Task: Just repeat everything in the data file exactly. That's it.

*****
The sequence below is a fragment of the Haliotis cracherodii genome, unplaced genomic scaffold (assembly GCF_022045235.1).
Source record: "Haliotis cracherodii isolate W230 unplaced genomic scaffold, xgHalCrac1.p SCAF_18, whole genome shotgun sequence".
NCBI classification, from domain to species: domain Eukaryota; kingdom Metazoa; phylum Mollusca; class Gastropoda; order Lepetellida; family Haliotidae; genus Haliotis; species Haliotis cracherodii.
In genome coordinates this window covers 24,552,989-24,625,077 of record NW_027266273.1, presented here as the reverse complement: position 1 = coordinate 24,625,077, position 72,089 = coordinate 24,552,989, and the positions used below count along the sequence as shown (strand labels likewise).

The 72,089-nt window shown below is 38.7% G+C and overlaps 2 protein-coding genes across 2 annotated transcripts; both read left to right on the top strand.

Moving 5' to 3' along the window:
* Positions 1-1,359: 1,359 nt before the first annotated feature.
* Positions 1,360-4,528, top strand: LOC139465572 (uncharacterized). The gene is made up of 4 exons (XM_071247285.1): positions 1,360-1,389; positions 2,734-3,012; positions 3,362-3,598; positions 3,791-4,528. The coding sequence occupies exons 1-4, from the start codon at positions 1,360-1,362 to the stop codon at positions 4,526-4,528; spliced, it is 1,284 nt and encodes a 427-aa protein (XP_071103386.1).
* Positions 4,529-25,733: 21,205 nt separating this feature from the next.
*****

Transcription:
The sequence below is a fragment of the Haliotis cracherodii genome, unplaced genomic scaffold (assembly GCF_022045235.1).
Source record: "Haliotis cracherodii isolate W230 unplaced genomic scaffold, xgHalCrac1.p SCAF_18, whole genome shotgun sequence".
NCBI classification, from domain to species: domain Eukaryota; kingdom Metazoa; phylum Mollusca; class Gastropoda; order Lepetellida; family Haliotidae; genus Haliotis; species Haliotis cracherodii.
In genome coordinates this window covers 24,552,989-24,625,077 of record NW_027266273.1, presented here as the reverse complement: position 1 = coordinate 24,625,077, position 72,089 = coordinate 24,552,989, and the positions used below count along the sequence as shown (strand labels likewise).

The 72,089-nt window shown below is 38.7% G+C and overlaps 2 protein-coding genes across 2 annotated transcripts; both read left to right on the top strand.

Moving 5' to 3' along the window:
* Positions 1-1,359: 1,359 nt before the first annotated feature.
* Positions 1,360-4,528, top strand: LOC139465572 (uncharacterized). The gene is made up of 4 exons (XM_071247285.1): positions 1,360-1,389; positions 2,734-3,012; positions 3,362-3,598; positions 3,791-4,528. The coding sequence occupies exons 1-4, from the start codon at positions 1,360-1,362 to the stop codon at positions 4,526-4,528; spliced, it is 1,284 nt and encodes a 427-aa protein (XP_071103386.1).
* Positions 4,529-25,733: 21,205 nt separating this feature from the next.